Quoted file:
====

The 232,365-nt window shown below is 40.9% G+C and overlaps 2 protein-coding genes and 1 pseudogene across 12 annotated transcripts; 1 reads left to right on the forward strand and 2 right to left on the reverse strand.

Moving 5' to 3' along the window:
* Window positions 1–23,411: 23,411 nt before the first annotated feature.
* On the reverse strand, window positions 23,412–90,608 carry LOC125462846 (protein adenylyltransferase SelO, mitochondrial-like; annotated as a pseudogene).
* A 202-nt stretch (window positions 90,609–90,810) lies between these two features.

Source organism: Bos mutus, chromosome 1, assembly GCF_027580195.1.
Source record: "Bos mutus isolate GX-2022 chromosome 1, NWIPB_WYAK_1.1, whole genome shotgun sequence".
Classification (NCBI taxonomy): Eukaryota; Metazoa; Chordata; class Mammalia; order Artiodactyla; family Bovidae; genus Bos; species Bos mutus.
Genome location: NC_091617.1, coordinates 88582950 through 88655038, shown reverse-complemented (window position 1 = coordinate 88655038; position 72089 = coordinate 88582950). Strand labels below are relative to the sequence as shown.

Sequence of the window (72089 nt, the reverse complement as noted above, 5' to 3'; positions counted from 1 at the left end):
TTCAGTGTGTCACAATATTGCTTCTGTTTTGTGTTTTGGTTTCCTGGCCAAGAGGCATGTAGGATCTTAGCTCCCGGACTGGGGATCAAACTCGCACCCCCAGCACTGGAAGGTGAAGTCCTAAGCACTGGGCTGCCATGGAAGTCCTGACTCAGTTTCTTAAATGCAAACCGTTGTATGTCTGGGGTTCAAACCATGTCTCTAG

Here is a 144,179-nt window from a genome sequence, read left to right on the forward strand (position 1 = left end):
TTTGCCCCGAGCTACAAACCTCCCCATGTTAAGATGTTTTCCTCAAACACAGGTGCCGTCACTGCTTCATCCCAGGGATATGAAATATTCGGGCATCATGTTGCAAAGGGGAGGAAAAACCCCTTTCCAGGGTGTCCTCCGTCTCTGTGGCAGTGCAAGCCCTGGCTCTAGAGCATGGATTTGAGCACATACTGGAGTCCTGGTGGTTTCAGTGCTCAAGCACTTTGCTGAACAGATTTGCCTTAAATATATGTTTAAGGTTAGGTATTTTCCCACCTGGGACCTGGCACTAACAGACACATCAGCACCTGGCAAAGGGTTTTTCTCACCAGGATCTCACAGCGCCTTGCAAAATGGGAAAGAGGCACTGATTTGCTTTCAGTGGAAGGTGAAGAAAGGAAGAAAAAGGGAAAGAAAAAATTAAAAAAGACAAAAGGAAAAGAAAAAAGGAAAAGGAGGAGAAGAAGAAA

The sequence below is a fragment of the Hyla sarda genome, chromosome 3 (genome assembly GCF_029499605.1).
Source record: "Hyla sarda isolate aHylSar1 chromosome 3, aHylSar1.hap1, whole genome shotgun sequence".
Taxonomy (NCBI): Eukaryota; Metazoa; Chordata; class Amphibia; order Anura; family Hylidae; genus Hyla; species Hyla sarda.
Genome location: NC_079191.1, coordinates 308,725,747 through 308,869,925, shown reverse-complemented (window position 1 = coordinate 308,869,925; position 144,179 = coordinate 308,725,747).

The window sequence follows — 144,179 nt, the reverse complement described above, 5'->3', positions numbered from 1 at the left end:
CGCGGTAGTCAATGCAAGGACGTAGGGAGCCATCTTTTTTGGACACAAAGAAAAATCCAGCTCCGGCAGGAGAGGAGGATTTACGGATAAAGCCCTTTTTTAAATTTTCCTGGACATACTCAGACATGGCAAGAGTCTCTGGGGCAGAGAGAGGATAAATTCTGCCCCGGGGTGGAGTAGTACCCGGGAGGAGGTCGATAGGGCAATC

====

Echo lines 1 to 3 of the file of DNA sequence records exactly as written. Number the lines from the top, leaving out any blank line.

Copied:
The 232,365-nt window shown below is 40.9% G+C and overlaps 2 protein-coding genes and 1 pseudogene across 12 annotated transcripts; 1 reads left to right on the forward strand and 2 right to left on the reverse strand.

Moving 5' to 3' along the window:
* Window positions 1–23,411: 23,411 nt before the first annotated feature.